I've put together a short list of things you can do right away to get a hedge against school privacy issues:

1. Have clear privacy policies

Make your school’s privacy story perfectly clear. Assure parents of the security of personal student information on everything from FERPA notification and opt-out forms, to photo release to opt-out forms (many districts have an opt-out checkbox during annual enrollment registration). The Saratoga Springs (NY) City School District, for example, does an excellent job of by publishing its Parents’ Bill of Rights for Data Privacy and Security right on its website.

2. Partner with secure vendors

Check with your critical data-sensitive vendors like SIS, LMS and content management systems (CMS), and put their security assurances through their paces. Clever Single Sign-On, for example, takes the software applications a school or district uses and connects them to the school’s SIS, simplifying data access for schools, app developers, students and parents who all benefit from a centralized access to any software associated with the school.

3. Publish student photos with care

Schools are telling their stories more frequently and vividly than ever via their websites and social media, and photographs and videos are a big part of that storytelling. Don’t let a preoccupation with privacy stand in the way of promoting your school effectively in pictures and videos. It can be done safely and legally if you follow some photo consent form basics.

Conclusion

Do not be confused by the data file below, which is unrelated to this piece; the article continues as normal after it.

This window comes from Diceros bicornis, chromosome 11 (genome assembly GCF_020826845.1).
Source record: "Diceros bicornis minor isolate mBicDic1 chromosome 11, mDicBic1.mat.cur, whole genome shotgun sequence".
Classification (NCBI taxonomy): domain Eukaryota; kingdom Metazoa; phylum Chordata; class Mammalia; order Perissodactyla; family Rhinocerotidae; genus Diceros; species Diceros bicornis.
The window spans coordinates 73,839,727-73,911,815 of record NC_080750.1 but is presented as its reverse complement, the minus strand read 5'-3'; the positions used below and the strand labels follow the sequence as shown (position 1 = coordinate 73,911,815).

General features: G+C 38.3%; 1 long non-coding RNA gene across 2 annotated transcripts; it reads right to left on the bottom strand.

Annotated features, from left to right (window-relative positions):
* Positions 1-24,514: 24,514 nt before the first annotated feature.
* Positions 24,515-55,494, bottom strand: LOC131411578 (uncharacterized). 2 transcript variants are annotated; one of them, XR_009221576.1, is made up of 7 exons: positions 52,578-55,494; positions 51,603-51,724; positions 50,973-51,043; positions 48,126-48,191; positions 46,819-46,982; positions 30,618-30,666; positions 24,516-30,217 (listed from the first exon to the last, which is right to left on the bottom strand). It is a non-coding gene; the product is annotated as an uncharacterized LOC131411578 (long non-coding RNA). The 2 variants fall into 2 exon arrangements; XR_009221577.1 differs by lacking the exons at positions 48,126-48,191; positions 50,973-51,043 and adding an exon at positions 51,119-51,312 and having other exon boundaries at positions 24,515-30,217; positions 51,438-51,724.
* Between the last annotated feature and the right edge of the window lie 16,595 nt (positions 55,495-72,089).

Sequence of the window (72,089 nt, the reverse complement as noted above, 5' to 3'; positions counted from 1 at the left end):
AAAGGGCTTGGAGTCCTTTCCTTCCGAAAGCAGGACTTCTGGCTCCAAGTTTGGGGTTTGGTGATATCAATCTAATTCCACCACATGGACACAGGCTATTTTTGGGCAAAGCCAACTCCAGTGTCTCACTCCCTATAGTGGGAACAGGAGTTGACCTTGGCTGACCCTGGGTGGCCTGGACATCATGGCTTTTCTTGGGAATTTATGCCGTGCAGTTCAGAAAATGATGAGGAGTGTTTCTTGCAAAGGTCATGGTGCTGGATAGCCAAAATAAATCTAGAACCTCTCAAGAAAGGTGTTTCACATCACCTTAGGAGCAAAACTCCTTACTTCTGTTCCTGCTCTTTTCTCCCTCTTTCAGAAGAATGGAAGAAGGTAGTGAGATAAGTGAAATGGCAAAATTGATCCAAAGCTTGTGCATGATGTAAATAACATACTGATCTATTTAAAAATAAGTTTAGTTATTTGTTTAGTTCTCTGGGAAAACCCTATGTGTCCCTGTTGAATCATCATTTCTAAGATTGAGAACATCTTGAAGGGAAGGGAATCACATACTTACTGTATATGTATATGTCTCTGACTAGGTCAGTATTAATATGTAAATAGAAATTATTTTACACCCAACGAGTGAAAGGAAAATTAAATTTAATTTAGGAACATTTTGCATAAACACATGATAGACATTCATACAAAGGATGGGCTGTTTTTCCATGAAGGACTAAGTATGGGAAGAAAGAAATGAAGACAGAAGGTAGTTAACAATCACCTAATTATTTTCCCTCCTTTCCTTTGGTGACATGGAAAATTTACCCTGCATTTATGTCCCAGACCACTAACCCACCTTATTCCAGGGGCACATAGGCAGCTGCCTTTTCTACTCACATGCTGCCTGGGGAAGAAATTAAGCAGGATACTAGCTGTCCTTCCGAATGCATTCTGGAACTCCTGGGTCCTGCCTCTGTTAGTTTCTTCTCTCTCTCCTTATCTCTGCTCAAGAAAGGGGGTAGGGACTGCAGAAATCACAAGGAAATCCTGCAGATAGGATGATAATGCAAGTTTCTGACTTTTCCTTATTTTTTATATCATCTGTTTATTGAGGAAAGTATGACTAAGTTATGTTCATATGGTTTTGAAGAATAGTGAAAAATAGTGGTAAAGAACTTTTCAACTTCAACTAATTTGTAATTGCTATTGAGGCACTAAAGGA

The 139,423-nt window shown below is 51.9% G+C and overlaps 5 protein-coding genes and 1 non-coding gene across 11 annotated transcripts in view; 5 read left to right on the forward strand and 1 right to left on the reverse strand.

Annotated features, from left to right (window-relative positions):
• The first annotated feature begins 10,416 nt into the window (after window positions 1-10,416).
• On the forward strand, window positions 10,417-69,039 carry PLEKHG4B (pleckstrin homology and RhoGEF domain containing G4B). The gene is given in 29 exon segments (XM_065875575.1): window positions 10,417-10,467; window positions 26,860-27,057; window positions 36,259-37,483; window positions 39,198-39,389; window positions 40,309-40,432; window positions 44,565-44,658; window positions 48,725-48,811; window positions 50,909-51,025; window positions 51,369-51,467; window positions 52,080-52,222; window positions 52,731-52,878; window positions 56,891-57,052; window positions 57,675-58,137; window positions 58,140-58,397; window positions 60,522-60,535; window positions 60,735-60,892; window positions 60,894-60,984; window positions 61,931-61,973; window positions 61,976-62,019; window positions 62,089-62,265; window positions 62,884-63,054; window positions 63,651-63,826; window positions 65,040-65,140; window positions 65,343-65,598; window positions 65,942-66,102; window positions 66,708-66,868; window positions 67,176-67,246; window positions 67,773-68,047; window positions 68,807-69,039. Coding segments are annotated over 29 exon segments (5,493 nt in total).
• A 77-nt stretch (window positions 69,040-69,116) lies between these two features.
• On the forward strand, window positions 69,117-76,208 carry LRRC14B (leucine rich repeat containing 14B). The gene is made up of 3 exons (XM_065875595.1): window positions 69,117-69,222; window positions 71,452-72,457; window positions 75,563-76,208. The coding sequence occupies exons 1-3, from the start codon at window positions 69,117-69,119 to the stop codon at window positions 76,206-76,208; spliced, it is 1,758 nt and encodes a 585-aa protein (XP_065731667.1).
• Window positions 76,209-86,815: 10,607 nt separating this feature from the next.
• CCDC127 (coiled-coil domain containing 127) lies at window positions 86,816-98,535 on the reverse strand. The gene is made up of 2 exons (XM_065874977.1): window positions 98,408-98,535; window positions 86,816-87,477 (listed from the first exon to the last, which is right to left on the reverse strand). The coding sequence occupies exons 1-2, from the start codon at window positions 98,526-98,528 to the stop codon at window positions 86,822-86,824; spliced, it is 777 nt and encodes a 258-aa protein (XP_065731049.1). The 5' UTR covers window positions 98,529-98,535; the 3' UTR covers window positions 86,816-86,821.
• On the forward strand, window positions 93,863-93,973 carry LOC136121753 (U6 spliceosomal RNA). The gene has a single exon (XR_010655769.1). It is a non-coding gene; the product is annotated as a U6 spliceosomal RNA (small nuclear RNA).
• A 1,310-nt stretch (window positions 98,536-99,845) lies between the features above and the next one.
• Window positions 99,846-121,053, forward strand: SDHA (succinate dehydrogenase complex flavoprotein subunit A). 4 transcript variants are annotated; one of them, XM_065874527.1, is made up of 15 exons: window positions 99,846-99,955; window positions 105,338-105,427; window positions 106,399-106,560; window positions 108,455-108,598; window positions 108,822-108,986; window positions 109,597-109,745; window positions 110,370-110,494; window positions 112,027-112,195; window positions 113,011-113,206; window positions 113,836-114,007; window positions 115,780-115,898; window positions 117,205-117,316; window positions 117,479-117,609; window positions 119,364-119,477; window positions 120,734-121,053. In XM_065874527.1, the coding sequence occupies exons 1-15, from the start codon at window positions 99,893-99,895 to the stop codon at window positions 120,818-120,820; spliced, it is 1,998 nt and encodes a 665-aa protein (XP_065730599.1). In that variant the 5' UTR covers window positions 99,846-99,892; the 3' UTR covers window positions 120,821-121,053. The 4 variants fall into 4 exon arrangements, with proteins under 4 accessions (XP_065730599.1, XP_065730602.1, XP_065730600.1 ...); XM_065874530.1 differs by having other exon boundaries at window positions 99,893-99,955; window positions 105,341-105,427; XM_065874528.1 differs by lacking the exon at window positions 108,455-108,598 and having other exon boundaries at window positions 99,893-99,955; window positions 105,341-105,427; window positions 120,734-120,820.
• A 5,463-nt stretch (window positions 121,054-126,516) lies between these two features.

It’s not likely you’ll be knowingly sharing student data to sway presidential elections, but there are marketers and political causes out there who just might pay dearly to use your student data to influence their purchases and beliefs.

Facebook’s data privacy congressional hearing and the recent March for our Lives demonstration serve as prime examples of how access to students’ social media accounts – be it through ‘legitimate’ viral methods or other nefarious ways – can be used to quickly and widely sway opinion and spark action.

Some schools are keeping a close eye on students’ social media accounts, as depicted in this NBC news report on schools social media monitoring, in the name of school safety and bullying prevention. Other schools are implementing common sense, FERPA-compliant social media policies, complete with parent consent opt-out forms to protect student privacy on social media.

While there is evidence to suggest that many young people are indifferent about their own digital privacy, schools must not be so complacent.

Links to use:

Student Privacy Legal Basics

Student Privacy 101: Directory information Sharing

 

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Posted by Jay Cooper

Marketing director and content strategist for Campus Suite, Jay’s a former school public relations specialist who’s helped businesses, schools and colleges use the power of web communications to improve their image, generate support, and optimize relationships. Reach him at jay@campussuite.com or follow him @jay4schools.

Topics: School Districts Private schools Marketing Social media Communication